Back in June, we started finding caterpillars on our garden fennel. Since the something had eaten them all the previous summer, Robb and I decided to try to raise the caterpillars in a bird-proof container. The caterpillars ate and grew and eventually morphed into chrysalises. In July, several of these chrysalises hatched out beautiful healthy butterflies that we released in our back yard.
We had read that it could take as long as three months for butterflies to emerge. We waited. And waited. And nothing happened.
We moved our butterfly tank outside. And when the winter rains came, we removed the chrysalises from the tank, so that they wouldn't get water-logged. And then we sort of forgot about them. Junk piled up around them. Occasionally, I'd peer at the strange dead-looking forms . . . and wonder.
And then, last Friday, Robb was out in the garden taking a break from some work. He noticed the local scrub jay, scrutinizing the table where the chrysalises had been sitting for almost a year.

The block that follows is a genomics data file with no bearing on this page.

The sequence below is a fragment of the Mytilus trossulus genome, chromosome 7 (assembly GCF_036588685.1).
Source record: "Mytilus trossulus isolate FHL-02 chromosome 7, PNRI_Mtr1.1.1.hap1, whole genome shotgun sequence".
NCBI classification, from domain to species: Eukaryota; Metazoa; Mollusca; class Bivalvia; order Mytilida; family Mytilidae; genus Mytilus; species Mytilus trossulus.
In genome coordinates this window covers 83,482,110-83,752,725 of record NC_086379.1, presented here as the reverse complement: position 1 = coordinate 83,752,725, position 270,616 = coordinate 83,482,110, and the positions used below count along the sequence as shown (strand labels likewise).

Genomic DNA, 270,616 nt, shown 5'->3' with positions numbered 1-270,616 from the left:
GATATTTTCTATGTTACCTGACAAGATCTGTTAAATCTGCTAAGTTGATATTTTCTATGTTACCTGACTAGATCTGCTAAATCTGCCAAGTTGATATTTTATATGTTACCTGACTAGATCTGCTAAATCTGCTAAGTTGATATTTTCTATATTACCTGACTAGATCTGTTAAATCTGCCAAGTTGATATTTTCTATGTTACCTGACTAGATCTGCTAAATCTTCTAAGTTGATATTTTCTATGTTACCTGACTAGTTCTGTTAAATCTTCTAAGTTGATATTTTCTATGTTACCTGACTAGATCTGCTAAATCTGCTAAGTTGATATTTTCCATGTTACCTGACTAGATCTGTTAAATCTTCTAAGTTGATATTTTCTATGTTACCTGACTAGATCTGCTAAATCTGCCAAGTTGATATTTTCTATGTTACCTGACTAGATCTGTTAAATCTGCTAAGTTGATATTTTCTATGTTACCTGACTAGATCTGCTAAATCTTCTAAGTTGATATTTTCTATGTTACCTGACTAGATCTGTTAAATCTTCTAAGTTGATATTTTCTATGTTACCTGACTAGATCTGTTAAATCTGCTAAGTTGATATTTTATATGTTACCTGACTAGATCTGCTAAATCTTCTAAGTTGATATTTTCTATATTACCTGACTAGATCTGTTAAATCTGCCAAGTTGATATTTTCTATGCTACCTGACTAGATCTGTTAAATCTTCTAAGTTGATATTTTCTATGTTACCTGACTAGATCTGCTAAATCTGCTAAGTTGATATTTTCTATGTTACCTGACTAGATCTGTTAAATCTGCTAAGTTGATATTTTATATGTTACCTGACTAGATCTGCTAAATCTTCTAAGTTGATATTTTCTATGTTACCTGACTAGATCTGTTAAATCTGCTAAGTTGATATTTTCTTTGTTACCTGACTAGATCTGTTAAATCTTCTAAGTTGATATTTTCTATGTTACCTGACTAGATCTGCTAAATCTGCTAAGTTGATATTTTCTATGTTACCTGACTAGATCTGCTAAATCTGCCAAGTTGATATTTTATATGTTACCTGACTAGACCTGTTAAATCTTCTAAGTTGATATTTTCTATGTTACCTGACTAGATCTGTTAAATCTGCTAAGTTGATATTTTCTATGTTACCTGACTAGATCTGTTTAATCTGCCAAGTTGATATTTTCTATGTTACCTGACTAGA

What was so interesting to the bird?
As it turned out, there were two newly hatched butterflies, pumping up their wrinkly wings.
It's hard to imagine what triggered the emergence of these creatures, after such a long period of dormancy. Hard to imagine how they had stayed alive for so long. I had, on more than one occasion, considered tossing the chrysalises in the compost pile, but laziness and insane optimism always got the better of me.
As if two butterflies weren't magical enough, a third on emerged that same afternoon. What prompted this synchronized event? Why did some portion of the group butterflies emerge last July, and some delay for almost a year?
In the past week, three more butterflies have emerged. It has been very moving to see these fragile creatures enter the world, pump up their disheveled wings, and fly off into the world. I'm glad we were able to be participants in this magical transformation.